The Large Hadron Collider is working its way up to full power, the most eagerly anticipated activation of anything Times Square's balloon drop on December 31st 1999. Many are eagerly anticipating the Higgs boson, while a few lunatics scream that spacetime will rip (so you should send them money), but a made-up sounding particle could steal the show. Will 2010 be the year of the Neutralino?
It might read like proof that particle physicists just mash their keyboard and call the result real, but the neutralino could be proof positive of supersymmetry, a theory which makes the Standard Model - core of subatomic science - look like the blurb on the back of the real book. The supersymmetric theory explains all sorts of problems with current theory by doubling the number of subatomic particles. Then claiming that most of them ran away.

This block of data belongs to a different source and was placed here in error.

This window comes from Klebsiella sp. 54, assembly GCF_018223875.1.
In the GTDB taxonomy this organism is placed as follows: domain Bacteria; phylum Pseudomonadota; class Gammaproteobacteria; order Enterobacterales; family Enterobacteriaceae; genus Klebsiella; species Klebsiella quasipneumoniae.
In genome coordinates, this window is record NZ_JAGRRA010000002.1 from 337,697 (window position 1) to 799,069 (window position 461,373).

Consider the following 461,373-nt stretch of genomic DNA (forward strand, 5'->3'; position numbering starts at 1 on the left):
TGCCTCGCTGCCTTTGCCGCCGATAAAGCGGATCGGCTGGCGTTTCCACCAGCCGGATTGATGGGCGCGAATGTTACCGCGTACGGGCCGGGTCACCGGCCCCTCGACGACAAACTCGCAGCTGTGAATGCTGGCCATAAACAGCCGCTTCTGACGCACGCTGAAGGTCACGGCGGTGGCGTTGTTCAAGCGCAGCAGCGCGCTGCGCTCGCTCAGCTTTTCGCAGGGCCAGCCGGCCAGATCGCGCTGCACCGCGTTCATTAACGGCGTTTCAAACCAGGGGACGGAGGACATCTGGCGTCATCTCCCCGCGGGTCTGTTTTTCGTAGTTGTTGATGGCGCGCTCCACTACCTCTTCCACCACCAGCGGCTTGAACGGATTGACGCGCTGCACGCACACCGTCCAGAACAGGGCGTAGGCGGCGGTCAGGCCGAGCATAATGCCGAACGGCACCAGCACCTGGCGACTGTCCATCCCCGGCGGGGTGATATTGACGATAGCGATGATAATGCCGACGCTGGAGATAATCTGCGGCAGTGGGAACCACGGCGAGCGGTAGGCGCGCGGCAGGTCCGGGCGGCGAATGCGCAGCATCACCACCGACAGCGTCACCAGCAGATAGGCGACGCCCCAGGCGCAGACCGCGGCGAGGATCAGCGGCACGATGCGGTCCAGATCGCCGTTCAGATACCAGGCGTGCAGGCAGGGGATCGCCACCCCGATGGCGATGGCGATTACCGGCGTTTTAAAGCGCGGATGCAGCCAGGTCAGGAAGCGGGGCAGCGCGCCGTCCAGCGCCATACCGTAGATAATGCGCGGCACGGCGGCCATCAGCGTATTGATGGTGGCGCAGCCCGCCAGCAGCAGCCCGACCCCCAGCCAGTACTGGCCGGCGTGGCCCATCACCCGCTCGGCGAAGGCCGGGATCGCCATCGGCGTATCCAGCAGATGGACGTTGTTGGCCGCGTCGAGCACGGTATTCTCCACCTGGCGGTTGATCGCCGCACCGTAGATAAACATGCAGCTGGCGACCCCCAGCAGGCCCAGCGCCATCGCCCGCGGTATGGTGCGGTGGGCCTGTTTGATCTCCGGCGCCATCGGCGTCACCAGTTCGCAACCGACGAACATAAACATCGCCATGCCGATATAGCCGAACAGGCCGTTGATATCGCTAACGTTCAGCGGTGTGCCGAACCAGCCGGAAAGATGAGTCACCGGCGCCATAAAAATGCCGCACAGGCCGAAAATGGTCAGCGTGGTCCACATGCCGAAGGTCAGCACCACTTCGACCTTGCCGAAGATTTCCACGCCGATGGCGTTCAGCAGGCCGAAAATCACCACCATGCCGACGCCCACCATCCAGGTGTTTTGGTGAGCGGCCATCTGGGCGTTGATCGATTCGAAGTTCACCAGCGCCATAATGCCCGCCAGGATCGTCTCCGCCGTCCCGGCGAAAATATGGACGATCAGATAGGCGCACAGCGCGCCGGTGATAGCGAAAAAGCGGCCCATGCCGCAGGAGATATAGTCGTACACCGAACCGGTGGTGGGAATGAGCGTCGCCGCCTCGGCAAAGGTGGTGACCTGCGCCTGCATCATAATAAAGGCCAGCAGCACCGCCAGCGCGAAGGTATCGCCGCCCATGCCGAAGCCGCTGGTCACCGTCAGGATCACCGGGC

Most of these supersymmetric particles disintegrated into components as the universe expanded and the energy was spread out - to see them again, we need something that can recreate the energy density near the origin of everything. While the biggest and baddest of the particles we could access is the Higgs, we could run into the neutralino - the (relatively) low energy supersymmetric partner of the neutrino - into which all other super-particles decayed.
The math tells us that these would shower out of high energy runs at the LHC, while Higgs would be buried in an avalanche of other data. If observed the new particles would confirm a whole host of heretofore hope-supported supersymmetry suppositions - and if thy aren't, they'll still confirm a lot of other ideas. Science is great like that.